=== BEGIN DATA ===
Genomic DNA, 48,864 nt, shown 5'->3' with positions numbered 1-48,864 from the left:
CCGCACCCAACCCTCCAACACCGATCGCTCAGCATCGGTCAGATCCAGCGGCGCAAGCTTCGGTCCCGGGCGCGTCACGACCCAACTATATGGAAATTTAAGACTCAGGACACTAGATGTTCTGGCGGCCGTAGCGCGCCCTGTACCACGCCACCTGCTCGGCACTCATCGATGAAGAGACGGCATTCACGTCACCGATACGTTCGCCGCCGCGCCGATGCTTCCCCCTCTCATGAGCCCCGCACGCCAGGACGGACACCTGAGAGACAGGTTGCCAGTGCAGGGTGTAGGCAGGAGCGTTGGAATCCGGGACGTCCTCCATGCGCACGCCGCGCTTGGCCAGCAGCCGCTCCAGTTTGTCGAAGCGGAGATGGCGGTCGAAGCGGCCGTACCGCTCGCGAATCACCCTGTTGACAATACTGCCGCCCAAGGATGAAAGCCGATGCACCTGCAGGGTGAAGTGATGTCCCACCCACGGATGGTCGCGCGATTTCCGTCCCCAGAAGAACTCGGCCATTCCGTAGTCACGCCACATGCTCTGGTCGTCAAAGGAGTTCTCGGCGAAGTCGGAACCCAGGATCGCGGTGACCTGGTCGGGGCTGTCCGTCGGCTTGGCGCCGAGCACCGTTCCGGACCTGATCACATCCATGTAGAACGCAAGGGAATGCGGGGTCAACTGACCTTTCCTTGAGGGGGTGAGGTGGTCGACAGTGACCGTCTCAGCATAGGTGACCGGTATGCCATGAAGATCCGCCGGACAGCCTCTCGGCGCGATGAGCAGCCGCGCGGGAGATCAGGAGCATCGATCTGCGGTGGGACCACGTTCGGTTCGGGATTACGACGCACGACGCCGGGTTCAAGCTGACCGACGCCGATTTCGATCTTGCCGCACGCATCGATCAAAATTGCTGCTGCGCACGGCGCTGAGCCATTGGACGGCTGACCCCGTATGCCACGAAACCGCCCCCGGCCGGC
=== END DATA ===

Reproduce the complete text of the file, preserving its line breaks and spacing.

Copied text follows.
Genomic DNA, 48,864 nt, shown 5'->3' with positions numbered 1-48,864 from the left:
CCGCACCCAACCCTCCAACACCGATCGCTCAGCATCGGTCAGATCCAGCGGCGCAAGCTTCGGTCCCGGGCGCGTCACGACCCAACTATATGGAAATTTAAGACTCAGGACACTAGATGTTCTGGCGGCCGTAGCGCGCCCTGTACCACGCCACCTGCTCGGCACTCATCGATGAAGAGACGGCATTCACGTCACCGATACGTTCGCCGCCGCGCCGATGCTTCCCCCTCTCATGAGCCCCGCACGCCAGGACGGACACCTGAGAGACAGGTTGCCAGTGCAGGGTGTAGGCAGGAGCGTTGGAATCCGGGACGTCCTCCATGCGCACGCCGCGCTTGGCCAGCAGCCGCTCCAGTTTGTCGAAGCGGAGATGGCGGTCGAAGCGGCCGTACCGCTCGCGAATCACCCTGTTGACAATACTGCCGCCCAAGGATGAAAGCCGATGCACCTGCAGGGTGAAGTGATGTCCCACCCACGGATGGTCGCGCGATTTCCGTCCCCAGAAGAACTCGGCCATTCCGTAGTCACGCCACATGCTCTGGTCGTCAAAGGAGTTCTCGGCGAAGTCGGAACCCAGGATCGCGGTGACCTGGTCGGGGCTGTCCGTCGGCTTGGCGCCGAGCACCGTTCCGGACCTGATCACATCCATGTAGAACGCAAGGGAATGCGGGGTCAACTGACCTTTCCTTGAGGGGGTGAGGTGGTCGACAGTGACCGTCTCAGCATAGGTGACCGGTATGCCATGAAGATCCGCCGGACAGCCTCTCGGCGCGATGAGCAGCCGCGCGGGAGATCAGGAGCATCGATCTGCGGTGGGACCACGTTCGGTTCGGGATTACGACGCACGACGCCGGGTTCAAGCTGACCGACGCCGATTTCGATCTTGCCGCACGCATCGATCAAAATTGCTGCTGCGCACGGCGCTGAGCCATTGGACGGCTGACCCCGTATGCCACGAAACCGCCCCCGGCCGGC